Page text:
September 3, 2018 update - The SPCA of Wake County took in two additional dogs from the original hoarding case as well as several other dogs from Mitchell County Animal Rescue on Labor Day.

Gussie and Loki

August 15, 2018 - It was all-hands-on-deck for staff at the SPCA Admission Center this morning. Twenty-four dogs were on their way from western North Carolina and there was a lot to do before they could settle into their kennels.

Let's rewind to late last week. Mitchell County Animal Rescue contacted us about a large rescue effort to help dogs in a hoarding situation. The small rescue had taken in almost two dozen dogs from the home where the dogs ran freely in unsafe conditions and had little human interaction. To help ease the strain on their rescue we agreed to take some of those dogs as well as some the rescue had saved from other situations. (Help care for them with a donation)

The living conditions where the dogs came from were far from ideal. The woman had tried to help the dogs, but became overwhelmed. She was very grateful for Mitchell County Animal Rescue stepping in to care for them.

Two volunteers drove four hours from Spruce Pine, North Carolina to Raleigh with the dogs. They arrived around 10:30am to the SPCA Admission Center. SPCA staff gathered supplies, medicine and cleaned kennels in preparation. One by one the dogs were evaluated. Someone took notes of each dog's name, physical description, weight, medication dosage, and more. Someone else held the dog while the medical team drew blood for heartworm tests and gave dewormers, vaccines, and flea, tick, and heartworm prevention. Someone was standing by to take dogs for a bath as needed. When one dog was finished, someone else would scoop him up and take him to a clean kennel. Then the next dog in line could be evaluated.

Each dog was weighed, tested for heartworm disease, and given heartworm prevention, flea/tick prevention, a vaccine, and a dewormer.


The dogs from the hoarding situation seem to be in good shape physically. Some had clouds of gnats following them.

Each dog's photo was taken as they were rescued from the house.

A few had fleas.

They are very nervous and don't appear to have had much interaction with humans. Only a few know how to walk on a leash. The others had to be carried so they wouldn't injure themselves with the leash.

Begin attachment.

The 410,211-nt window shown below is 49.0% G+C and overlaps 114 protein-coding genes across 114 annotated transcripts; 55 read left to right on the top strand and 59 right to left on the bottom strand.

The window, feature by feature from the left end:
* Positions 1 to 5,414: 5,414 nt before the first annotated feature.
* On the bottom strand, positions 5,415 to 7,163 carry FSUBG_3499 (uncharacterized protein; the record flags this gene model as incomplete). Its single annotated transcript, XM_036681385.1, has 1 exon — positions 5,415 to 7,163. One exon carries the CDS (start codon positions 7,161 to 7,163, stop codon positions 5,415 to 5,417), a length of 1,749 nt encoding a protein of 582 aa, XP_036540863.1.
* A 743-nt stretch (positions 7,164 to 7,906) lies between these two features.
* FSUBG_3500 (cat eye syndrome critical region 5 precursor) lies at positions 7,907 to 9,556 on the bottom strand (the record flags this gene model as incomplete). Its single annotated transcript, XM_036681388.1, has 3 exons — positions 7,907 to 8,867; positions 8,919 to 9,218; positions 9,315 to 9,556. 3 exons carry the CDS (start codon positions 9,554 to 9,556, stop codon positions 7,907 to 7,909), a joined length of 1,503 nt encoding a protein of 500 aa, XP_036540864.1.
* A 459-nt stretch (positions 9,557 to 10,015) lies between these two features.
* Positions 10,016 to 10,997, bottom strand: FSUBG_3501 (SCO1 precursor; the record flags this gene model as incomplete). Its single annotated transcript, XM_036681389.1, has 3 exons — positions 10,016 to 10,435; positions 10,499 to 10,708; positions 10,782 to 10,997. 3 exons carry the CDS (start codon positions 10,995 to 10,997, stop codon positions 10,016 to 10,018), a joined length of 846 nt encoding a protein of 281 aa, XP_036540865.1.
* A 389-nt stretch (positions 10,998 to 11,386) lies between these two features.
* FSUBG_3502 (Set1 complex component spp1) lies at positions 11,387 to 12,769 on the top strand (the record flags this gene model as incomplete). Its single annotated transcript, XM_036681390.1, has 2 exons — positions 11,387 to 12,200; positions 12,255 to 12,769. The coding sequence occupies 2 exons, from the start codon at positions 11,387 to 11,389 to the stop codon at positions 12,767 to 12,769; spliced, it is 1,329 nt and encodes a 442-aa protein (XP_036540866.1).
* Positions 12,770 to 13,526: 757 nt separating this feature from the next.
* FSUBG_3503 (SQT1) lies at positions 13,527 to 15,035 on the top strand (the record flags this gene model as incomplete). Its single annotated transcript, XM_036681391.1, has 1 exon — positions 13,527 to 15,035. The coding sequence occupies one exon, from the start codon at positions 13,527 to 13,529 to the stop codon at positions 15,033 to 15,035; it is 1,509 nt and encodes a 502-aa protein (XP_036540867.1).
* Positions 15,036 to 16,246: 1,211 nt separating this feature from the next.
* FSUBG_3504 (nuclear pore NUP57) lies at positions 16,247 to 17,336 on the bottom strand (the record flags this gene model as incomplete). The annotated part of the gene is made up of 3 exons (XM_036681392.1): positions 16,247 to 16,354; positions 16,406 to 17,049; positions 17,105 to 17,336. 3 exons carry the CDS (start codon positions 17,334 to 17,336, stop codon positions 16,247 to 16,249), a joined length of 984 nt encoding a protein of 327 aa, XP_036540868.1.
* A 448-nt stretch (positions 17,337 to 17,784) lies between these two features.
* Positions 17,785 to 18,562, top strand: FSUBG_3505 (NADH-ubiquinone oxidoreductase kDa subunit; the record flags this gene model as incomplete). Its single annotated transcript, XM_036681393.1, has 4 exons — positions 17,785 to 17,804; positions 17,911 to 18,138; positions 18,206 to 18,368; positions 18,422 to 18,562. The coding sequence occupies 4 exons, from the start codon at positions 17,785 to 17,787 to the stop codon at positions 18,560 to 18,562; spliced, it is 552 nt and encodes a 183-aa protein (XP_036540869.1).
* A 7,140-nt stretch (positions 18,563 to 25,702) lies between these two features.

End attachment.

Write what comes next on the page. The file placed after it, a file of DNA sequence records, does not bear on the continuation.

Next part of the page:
In total, we received 14 dogs from the hoarding situation and 10 dogs the rescue got from other situations. We are happy to be able to give these dogs a better future, but a large intake like this takes a toll on resources. If you would like to make a contribution to help care for these pets and others like them, please click here to donate online or call 919-532-2083 to make a gift over the phone.


*Our staff is still assessing the animals to see what needs they may have before being available for adoption. Some may be available for adoption by this weekend, but at this time we don't know which dogs or how many. If you are interested in adopting one of these dogs, you may get your information on file even before they become available. You will need to come to the Pet Adoption Center (200 Petfinder Lane, Raleigh, NC 27603) in person and speak with an adoption specialist to begin the process. As these dogs become available, they will show up on our website and you can express your interest in individual dogs at that time. If you have questions about the adoption process, please go to or speak to an adoption specialist at 919-772-2326.


Few of the dogs from the hoarding situation knew how to walk on a leash. A few just rolled over if anyone asked them to try.
Two of the dogs watch from a distance at the back of their new kennel.
Grover, who did not come from the hoarding situation, was not scared at all.

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